DETROIT – The weekend of August 11-14 marked the second meeting of the folk dance expert group led by Tom Bozigian of California to document authentic Armenian folk dances that were brought to the United States from Western Armenia. and elsewhere in the Ottoman Empire by the original. Generation of Armenian immigrants.

The group, which meets frequently on Zoom, had its first in-person meeting in Boston last August. The purpose of the meetings is to film instructional videos of the dancers performing these traditional folk dances accompanied by live music. Bozigian, 84, grew up learning the dances of early immigrants to the Fresno area. While his mother’s family was originally from Kharpert in Western Armenia, having a father who was an immigrant from the Gyumri region of present-day Armenia meant he was exposed to Eastern and Western Armenian culture his entire life. He pursued a career as a folk dance expert and also studied in Soviet Armenia with experts there.

Bozigian is considered the preeminent scholar of Armenian folk dances that have reached the United States from historic Armenia. The Armenian-American community, for various historical reasons, has been home to the strongest folk dance tradition outside of present-day Armenia; not only that, but a multitude of dances from historic Armenia have survived here that have not been transmitted in present-day Armenia. With the generations who brought these now extinct dances and the community in its 4e and 5e generation, many of these dances are lost in time. The preservation of this heritage is the purpose of the dance project. The dance teachers found a sponsor in Houshamadyan, the Berlin organization headed by historian Prof. Vahe Tachdjian, whose goal is to document the heritage of Armenians in the Ottoman Empire.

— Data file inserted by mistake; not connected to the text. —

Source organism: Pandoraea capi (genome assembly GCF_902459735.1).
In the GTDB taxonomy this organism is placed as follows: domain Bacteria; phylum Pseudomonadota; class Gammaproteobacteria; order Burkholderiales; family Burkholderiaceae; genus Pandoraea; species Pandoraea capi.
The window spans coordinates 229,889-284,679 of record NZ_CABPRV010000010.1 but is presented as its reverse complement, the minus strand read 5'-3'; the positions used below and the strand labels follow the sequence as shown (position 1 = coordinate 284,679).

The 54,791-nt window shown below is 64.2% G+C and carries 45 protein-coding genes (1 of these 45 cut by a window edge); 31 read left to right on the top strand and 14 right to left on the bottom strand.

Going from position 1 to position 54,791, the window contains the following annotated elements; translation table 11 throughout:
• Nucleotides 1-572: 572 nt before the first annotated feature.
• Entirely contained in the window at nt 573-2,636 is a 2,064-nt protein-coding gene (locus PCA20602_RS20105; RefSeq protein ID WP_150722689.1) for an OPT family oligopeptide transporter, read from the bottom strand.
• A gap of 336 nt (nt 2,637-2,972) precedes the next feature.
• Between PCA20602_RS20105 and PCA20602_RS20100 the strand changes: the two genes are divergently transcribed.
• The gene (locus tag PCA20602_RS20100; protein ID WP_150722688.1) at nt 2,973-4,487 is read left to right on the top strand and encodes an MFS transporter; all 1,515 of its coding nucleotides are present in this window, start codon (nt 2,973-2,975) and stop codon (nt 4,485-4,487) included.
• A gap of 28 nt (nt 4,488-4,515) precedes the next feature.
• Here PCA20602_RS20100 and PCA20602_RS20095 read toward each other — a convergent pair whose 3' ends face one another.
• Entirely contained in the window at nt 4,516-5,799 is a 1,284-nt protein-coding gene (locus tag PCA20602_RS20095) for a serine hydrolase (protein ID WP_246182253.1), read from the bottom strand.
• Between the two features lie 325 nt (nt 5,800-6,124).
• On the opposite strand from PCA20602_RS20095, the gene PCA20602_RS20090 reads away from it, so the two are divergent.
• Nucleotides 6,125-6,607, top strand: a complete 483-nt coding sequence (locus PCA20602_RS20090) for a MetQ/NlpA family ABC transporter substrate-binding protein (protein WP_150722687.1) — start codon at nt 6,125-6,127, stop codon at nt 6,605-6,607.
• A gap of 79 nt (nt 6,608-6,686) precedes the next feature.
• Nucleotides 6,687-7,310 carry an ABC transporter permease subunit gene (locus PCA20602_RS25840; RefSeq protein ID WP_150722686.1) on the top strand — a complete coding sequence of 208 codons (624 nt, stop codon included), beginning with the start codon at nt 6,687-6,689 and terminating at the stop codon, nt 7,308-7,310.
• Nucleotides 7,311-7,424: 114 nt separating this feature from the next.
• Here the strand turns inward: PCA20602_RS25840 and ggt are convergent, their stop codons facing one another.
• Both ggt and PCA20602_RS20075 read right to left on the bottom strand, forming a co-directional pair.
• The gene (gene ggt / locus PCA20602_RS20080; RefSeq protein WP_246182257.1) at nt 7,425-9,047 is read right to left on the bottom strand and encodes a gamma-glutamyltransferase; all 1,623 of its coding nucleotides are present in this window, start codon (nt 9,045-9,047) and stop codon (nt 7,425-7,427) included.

Dance lessons in the new St John’s Cultural Hall

In addition to Bozigian and his wife, Sheree King, other experts in this dance style gathered, including Gary and Susan Lind-Sinanian of the Armenian Museum of America (Watertown, MA), Robert Haroutiunian, leader of the Aradzani Dance Group in New York, and Carolyn Rapkievian (Bar Harbor, ME) who spent many years with the Smithsonian in Washington, DC, and is the group’s coordinator.

Bozigian, King, Haroutiunian and Rapkievian met in Michigan where they spent two days filming in the ballroom of the old “Hye Getron” (Findlater Building) in southwest Detroit. The building, which began life as a Masonic Lodge before being purchased by the Armenian Revolutionary Federation (ARF) in the early 1940s, was known as “Hye Getron” for two decades, housing the “agoump” (club-house) of the ARF, the ballroom, and the church of Saint-Sarkis. In the 1960s, the hall was sold and the ARF-affiliated community purchased new property in Dearborn. Currently an event space and banquet hall (El Bosque Salon) serving the large Hispanic population of what is now known as Mexicantown, the hall was chosen for its historical value as a venue for many Armenian events where early immigrants performed the same dances that were to be filmed. Music was provided by Hachig Kazarian, famous clarinet virtuoso and leading expert on Western Armenian folk music in the United States, as well as George Nigosian (oud), Ara Topouzian (kanun), Gerry Gerjekian (davoul) and Mike Mossoian (dumbeg).

Kazarian’s leadership of the group had added significance and weight, as many of the dances filmed originated in the Van-Vaspuragan area and were taught to Detroit’s Armenian community by his father, Yenovk Kazarian, and passed down through his grandfather. -father, Khachig. The dances were therefore performed with their original melodies which were passed down from the immigrants with little or no change.

Dance teachers and musicians